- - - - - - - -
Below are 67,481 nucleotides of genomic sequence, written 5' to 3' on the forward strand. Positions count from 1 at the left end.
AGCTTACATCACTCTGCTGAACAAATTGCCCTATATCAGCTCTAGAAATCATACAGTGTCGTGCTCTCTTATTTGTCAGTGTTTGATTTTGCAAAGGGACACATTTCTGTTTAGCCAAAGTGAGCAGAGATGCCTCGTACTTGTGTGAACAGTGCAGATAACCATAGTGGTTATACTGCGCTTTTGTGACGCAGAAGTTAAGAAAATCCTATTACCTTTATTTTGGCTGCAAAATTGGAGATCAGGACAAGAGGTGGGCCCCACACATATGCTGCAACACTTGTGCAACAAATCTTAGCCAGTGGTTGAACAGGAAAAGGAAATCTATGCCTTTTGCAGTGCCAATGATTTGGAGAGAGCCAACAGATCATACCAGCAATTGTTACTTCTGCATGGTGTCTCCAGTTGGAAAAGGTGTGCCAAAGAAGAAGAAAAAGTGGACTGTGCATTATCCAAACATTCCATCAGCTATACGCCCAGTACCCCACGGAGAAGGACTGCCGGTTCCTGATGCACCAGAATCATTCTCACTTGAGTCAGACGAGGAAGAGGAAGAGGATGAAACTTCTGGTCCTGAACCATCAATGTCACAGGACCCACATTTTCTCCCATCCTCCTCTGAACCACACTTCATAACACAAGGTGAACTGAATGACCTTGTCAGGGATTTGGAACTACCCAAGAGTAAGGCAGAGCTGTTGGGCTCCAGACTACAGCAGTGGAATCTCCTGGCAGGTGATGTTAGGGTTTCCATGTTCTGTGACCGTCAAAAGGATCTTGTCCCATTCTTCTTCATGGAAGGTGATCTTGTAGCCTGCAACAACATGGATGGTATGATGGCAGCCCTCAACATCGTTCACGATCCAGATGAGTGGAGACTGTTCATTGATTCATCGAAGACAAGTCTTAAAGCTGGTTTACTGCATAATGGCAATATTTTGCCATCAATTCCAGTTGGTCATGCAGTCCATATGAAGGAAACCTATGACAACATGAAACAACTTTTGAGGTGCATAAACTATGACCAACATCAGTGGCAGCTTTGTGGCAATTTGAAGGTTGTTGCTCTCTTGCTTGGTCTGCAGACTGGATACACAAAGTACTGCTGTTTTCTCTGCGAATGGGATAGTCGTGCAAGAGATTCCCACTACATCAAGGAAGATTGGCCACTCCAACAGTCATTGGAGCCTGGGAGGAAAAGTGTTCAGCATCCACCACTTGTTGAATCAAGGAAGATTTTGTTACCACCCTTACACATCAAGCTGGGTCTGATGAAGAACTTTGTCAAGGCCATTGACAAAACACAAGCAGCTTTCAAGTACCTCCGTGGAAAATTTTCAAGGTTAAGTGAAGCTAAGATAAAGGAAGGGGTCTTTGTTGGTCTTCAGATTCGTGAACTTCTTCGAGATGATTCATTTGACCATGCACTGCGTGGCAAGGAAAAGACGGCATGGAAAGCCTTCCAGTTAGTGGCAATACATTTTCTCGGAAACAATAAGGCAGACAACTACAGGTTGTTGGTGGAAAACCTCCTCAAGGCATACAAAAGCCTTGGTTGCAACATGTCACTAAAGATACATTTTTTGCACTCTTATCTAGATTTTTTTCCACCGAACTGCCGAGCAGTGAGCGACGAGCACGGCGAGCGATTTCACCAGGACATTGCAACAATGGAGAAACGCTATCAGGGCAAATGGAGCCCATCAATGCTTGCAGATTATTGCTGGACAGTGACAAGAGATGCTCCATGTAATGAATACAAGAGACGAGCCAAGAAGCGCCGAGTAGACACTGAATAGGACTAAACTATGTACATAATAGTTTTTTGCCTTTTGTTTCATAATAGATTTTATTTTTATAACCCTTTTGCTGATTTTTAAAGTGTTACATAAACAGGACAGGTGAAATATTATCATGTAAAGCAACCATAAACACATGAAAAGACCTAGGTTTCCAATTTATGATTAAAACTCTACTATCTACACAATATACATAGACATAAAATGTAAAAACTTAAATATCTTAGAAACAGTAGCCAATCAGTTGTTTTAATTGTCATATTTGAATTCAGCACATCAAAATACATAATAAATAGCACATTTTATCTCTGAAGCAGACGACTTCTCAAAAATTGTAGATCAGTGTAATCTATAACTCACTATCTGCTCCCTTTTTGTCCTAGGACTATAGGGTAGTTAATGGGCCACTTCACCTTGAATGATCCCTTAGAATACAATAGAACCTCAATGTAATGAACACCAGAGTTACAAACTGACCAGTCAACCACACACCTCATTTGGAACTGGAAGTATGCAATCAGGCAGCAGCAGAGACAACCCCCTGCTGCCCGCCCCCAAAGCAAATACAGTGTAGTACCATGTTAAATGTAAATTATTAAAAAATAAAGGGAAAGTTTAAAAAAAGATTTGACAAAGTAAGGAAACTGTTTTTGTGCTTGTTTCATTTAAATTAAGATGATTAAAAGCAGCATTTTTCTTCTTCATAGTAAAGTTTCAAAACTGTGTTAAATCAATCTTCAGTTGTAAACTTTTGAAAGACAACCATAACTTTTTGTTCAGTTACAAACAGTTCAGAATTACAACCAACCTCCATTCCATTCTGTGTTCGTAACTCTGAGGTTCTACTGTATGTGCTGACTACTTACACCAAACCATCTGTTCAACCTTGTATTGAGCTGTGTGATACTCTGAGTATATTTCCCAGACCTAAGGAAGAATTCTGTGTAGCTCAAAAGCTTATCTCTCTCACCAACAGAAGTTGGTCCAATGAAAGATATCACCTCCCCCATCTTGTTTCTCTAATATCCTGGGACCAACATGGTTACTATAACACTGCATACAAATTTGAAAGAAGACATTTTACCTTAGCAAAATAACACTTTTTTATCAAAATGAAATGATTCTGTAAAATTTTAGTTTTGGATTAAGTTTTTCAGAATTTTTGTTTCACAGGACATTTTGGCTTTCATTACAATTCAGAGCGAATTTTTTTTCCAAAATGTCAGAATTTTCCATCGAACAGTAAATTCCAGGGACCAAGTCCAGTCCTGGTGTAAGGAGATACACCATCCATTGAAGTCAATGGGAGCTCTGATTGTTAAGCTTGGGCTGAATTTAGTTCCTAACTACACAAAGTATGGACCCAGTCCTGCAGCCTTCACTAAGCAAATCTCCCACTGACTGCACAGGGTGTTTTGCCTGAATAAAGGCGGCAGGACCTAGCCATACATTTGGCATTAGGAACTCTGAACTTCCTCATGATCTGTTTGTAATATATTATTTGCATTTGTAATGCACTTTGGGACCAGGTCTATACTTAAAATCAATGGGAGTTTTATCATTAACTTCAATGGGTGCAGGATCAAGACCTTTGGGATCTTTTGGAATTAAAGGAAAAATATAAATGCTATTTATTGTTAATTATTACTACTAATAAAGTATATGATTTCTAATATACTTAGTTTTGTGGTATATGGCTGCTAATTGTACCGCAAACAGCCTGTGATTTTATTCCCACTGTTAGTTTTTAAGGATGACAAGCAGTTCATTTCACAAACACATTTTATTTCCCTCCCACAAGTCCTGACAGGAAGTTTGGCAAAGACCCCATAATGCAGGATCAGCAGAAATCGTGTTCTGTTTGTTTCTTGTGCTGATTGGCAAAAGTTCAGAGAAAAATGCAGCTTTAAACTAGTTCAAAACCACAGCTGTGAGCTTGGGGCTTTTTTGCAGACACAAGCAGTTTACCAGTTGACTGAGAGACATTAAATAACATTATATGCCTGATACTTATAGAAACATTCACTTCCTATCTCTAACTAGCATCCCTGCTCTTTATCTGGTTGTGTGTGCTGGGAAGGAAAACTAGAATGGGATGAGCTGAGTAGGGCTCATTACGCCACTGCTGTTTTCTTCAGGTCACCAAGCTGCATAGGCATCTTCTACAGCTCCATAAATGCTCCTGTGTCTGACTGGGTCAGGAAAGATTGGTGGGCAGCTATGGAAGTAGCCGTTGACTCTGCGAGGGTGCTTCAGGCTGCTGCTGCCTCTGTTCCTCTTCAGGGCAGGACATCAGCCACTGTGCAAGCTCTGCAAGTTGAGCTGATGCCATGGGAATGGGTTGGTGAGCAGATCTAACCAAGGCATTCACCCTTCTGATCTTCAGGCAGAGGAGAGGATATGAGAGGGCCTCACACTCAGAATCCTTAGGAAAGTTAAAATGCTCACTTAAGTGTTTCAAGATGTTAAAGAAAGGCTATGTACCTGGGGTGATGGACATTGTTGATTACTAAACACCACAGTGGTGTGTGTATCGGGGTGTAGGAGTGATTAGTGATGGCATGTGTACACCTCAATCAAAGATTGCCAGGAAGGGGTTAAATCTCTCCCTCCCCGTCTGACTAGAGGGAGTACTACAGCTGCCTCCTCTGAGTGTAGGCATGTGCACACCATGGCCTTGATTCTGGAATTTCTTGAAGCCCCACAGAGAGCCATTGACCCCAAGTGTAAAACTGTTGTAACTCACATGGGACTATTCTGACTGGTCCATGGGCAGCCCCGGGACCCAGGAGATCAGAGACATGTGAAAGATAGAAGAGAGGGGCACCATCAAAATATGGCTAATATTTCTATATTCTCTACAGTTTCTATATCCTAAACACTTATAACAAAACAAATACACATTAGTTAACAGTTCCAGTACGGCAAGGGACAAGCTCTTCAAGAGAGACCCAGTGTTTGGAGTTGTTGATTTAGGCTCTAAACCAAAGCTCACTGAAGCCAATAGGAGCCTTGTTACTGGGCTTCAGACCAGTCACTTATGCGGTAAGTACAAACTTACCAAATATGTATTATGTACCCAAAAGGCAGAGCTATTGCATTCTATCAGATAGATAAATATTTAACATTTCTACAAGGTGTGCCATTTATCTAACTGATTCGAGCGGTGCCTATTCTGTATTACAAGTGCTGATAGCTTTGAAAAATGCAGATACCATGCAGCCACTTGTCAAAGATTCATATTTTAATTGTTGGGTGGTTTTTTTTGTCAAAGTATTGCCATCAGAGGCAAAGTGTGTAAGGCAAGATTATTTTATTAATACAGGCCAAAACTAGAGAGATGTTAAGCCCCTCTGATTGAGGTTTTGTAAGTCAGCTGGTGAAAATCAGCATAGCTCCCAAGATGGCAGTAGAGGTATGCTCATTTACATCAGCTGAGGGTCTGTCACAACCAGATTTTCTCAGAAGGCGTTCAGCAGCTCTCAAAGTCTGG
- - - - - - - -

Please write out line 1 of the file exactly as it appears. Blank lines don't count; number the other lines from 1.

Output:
Below are 67,481 nucleotides of genomic sequence, written 5' to 3' on the forward strand. Positions count from 1 at the left end.